Skykick argued that the term “computer software” was so impossibly wide that it cannot satisfy the requirement under IP Translator (and now Article 33(2) of the EUTMR) that trade mark specifications must be sufficiently clear and precise to allow the competent authorities and third parties to determine the scope of protection conferred.
Arnold J agreed that “computer software” was an incredibly broad term, and that there might by public policy reasons to prevent a trade mark applicant claiming such a wide monopoly. However, he also recognised that this does not necessarily mean the term is insufficiently clear and precise, just that it is incredibly broad in scope. Accordingly, Arnold J referred the question of whether “computer software” was sufficiently clear and precise to the CJEU.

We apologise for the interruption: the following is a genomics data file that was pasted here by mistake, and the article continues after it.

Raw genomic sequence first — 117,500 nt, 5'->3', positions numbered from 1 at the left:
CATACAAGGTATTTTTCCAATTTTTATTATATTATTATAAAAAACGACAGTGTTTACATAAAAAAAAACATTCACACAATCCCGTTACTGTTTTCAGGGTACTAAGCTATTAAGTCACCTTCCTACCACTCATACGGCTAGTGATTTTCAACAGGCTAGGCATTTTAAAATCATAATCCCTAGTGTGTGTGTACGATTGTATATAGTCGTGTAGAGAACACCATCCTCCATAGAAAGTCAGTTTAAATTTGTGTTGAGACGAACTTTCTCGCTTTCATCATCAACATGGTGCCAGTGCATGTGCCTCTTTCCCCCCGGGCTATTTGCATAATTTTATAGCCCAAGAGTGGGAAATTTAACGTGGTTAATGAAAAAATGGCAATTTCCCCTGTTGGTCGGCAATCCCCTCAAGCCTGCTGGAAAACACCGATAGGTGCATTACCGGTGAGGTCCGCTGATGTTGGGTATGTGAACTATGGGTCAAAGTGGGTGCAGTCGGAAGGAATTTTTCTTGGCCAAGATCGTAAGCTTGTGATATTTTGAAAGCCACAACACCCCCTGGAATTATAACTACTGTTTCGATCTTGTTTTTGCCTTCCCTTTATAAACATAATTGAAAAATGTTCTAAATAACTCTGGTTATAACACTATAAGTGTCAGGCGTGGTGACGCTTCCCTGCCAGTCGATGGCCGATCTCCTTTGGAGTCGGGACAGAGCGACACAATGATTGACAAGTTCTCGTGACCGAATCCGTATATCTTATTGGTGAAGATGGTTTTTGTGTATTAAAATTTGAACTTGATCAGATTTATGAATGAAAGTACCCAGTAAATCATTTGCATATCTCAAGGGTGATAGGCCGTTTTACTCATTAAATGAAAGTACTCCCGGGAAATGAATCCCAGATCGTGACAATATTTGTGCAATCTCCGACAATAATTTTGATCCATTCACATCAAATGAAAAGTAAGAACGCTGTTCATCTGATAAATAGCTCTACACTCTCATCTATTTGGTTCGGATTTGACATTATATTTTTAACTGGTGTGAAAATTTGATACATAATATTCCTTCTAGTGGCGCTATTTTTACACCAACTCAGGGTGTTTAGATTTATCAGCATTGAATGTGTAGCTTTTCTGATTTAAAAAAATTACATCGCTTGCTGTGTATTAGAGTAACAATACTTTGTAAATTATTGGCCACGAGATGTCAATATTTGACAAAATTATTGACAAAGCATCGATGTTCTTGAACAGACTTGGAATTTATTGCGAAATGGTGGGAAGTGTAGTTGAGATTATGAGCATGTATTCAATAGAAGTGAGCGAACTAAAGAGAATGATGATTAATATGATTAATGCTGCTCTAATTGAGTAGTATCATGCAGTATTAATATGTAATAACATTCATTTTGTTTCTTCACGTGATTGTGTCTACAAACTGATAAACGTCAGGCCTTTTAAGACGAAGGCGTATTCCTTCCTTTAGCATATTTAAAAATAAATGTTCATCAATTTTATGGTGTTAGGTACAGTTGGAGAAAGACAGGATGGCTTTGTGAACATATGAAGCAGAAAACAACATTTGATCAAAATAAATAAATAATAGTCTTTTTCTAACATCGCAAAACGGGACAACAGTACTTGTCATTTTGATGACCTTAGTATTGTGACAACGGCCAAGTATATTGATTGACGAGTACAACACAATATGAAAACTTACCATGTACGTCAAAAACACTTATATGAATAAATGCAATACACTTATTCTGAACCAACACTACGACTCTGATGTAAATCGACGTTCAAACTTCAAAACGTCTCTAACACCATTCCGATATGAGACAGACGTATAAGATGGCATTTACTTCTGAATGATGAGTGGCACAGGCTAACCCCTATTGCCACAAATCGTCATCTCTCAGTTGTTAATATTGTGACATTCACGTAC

Arnold J also noted the conflicting UK case law on whether this is even a possible ground for invalidity against a registered trade mark, and so referred the question to the CJEU.
It is also worth noting that this judgement confirms that marks which were still pending applications at the date of the IP Translator judgement (19 June 2012), as Sky’s trade marks were, are still subject to it. It is only registrations that were granted prior to 19 June 2012 that are not subject to the requirements of the IP Translator decision (as per Brandconcern).
Bad faith – lack of intention to use
Skykick also argued that the incredibly wide specifications of Sky’s marks must lead to the conclusion that they were applied for with no intention to use, and therefore in bad faith.